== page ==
Beware The Ides Of March: Quote & Meaning

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  • 0:01 Origin of Beware the…
  • 1:00 Meaning
  • 1:41 Who Was Julius Caesar?
  • 2:40 Why Didn't Caesar Listen?
  • 4:03 Lesson Summary
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Lesson Transcript
Instructor: Ann Casano

Ann has taught university level Film classes and has a Master's Degree in Cinema Studies.

If someone says to you, 'beware the Ides of March,' you better keep your head up on March 15th! Read about the historical quote and how a popular Roman leader didn't heed the warning which ultimately led to his death.

Origin of 'Beware the Ides of March'

We've all heard the saying, 'beware the Ides of March.' It's one of the most popular quotes from William Shakespeare, a man who may honestly be one of the most quoted authors in history. The actual quote is from Shakespeare's tragedy Julius Caesar (1599). The warning is uttered by a soothsayer who is letting Roman leader Julius Caesar know that his life is in danger, and he should probably stay home and be careful when March 15th, the Ides of March, rolls around.

But as you might already know, Caesar doesn't stay home on March 15th, and he is murdered halfway through the play. His death does not come as a surprise to the audience. Yes, he was warned. But history already told us that on the actual date of March 15th, 44 BC, the real Julius Caesar was violently murdered, stabbed 23 times by a mob of senators who were led by his protégés and supposed 'friends' Cassius and Brutus ('Et tu, Brute?')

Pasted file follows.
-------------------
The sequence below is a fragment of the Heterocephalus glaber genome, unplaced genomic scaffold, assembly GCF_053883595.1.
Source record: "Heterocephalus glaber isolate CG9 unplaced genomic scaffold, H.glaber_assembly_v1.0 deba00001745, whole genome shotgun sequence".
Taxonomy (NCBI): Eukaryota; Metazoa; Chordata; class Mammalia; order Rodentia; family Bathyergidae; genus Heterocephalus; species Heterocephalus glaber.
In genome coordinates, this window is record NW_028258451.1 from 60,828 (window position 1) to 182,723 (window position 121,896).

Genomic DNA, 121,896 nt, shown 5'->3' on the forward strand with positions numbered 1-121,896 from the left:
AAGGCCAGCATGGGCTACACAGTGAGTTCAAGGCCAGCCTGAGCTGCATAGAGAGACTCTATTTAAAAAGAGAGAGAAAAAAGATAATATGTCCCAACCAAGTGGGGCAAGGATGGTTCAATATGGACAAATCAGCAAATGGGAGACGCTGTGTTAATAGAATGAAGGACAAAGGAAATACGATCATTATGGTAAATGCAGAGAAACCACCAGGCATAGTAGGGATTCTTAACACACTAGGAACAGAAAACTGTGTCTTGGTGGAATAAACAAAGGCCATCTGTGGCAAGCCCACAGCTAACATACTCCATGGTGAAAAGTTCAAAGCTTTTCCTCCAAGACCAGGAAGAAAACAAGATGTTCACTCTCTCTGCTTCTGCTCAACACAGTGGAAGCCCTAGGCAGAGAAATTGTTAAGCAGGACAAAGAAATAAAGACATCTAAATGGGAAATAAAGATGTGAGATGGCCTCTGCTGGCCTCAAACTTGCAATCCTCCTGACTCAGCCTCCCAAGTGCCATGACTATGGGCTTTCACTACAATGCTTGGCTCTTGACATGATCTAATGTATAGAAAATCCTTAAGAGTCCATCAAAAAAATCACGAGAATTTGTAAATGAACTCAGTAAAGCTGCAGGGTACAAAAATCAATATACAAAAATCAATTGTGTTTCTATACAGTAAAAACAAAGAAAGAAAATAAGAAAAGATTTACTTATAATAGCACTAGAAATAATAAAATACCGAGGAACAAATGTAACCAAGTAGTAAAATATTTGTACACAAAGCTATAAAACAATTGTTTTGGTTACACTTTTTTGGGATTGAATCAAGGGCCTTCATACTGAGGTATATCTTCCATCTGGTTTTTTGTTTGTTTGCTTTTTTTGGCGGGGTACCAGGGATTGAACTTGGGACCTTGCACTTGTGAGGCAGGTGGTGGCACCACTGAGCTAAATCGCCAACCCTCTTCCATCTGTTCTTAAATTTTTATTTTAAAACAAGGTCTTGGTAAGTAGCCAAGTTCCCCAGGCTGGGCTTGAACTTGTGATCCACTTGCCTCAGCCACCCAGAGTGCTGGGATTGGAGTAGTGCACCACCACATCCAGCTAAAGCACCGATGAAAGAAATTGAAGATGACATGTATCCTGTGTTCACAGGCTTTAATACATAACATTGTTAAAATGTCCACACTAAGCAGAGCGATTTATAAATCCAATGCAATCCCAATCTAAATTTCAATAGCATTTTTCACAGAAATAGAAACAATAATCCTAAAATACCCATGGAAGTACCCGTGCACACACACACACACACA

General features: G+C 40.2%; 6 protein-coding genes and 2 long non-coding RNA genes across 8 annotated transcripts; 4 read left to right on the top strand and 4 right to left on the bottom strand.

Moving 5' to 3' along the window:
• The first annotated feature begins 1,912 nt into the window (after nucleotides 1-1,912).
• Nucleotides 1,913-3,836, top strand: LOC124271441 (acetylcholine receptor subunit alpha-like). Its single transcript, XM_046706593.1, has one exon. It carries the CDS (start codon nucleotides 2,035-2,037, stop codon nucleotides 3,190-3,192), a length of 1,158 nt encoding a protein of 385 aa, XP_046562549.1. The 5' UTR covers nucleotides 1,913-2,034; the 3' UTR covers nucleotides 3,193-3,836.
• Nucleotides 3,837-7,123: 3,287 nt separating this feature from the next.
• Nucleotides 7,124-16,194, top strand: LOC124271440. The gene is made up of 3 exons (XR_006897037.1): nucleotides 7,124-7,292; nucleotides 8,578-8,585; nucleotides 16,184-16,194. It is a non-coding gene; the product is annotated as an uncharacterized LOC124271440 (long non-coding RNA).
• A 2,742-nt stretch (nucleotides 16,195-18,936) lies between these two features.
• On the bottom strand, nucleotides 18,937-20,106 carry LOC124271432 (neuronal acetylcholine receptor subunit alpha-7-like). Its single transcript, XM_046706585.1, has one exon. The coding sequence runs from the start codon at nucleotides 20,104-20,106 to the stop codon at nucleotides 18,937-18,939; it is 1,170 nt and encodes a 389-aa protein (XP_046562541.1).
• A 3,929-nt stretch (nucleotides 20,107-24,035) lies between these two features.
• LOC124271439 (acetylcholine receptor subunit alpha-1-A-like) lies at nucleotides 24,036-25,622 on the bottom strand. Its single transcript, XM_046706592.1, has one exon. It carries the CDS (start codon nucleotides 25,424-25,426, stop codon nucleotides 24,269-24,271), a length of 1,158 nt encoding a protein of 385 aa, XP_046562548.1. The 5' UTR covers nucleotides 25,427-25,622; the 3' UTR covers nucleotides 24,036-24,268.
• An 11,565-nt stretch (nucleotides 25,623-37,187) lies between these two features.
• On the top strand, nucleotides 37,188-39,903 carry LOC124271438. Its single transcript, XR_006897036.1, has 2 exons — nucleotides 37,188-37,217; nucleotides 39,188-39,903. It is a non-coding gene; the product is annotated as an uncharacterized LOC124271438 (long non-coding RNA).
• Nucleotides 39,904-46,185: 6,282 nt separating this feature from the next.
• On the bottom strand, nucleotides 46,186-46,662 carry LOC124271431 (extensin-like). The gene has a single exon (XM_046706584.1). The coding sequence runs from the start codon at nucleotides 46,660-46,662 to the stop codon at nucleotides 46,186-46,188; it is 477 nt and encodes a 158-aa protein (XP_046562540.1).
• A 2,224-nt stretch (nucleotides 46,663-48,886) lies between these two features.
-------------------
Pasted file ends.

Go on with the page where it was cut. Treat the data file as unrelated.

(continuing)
Meaning of 'Beware the Ides of March'

Prior to Julius Caesar's murder, the 'Ides of March' didn't mean anything significant. Now it carries a sense of dread with a possible hint of sabotage. Back in the BC days, the Roman calendar had three named days:

  • The Kalends (the first day of the month)
  • The Nones (the fifth or seventh day of the month)
  • The Ides (which fell in the middle of the month usually between the 13th and 15th).

The exact dates varied from year to year depending on the moon. The named days were reference points to other days of the month, which were unnamed. So, if I wanted to make plans with my friend on the ninth, I would say, 'Let's meet outside the Coliseum two days after the Nones.'

Who Was Julius Caesar?

Julius Caesar was a natural leader. He joined the army when he was still very young and quickly moved up the ranks because he could inspire his soldiers. He was so well liked and popular that he was elected into office.

Once in office, the Roman people could not like a leader more. This made the Roman Senate anxious because they feared that Caesar would gain too much power. So, in an effort to thwart his rise, he was told by the Senate to give up control of his massive army. Of course, Caesar refused and instead used his army to take control of the city and declared himself dictator of Italy.

Caesar led his countrymen for five years. He founded libraries, supported artists, made the government run better and provided poor people with more freedom and liberty. His growing popularity continued to make the Roman Senate more and more nervous by the day. They were aware of what happened when a man had too much power. So they brutally killed him, right there on the senate floor.

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